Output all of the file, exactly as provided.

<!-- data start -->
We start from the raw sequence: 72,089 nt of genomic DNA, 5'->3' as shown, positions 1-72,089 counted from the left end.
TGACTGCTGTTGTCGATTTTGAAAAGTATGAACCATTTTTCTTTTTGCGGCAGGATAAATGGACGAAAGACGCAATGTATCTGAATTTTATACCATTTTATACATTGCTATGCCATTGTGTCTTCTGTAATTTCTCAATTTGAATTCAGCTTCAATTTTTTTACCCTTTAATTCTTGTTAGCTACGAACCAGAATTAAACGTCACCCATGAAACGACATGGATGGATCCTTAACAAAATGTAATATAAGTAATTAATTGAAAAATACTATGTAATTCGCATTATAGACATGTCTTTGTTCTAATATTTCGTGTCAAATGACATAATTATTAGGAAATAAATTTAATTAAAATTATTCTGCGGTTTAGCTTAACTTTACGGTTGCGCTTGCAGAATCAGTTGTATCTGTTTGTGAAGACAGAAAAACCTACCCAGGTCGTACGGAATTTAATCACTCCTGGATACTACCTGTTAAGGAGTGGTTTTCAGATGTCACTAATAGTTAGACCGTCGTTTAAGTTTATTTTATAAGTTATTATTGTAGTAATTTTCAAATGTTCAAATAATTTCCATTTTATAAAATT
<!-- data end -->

We start from the raw sequence: 72,089 nt of genomic DNA, 5'->3' as shown, positions 1-72,089 counted from the left end.
TGACTGCTGTTGTCGATTTTGAAAAGTATGAACCATTTTTCTTTTTGCGGCAGGATAAATGGACGAAAGACGCAATGTATCTGAATTTTATACCATTTTATACATTGCTATGCCATTGTGTCTTCTGTAATTTCTCAATTTGAATTCAGCTTCAATTTTTTTACCCTTTAATTCTTGTTAGCTACGAACCAGAATTAAACGTCACCCATGAAACGACATGGATGGATCCTTAACAAAATGTAATATAAGTAATTAATTGAAAAATACTATGTAATTCGCATTATAGACATGTCTTTGTTCTAATATTTCGTGTCAAATGACATAATTATTAGGAAATAAATTTAATTAAAATTATTCTGCGGTTTAGCTTAACTTTACGGTTGCGCTTGCAGAATCAGTTGTATCTGTTTGTGAAGACAGAAAAACCTACCCAGGTCGTACGGAATTTAATCACTCCTGGATACTACCTGTTAAGGAGTGGTTTTCAGATGTCACTAATAGTTAGACCGTCGTTTAAGTTTATTTTATAAGTTATTATTGTAGTAATTTTCAAATGTTCAAATAATTTCCATTTTATAAAATT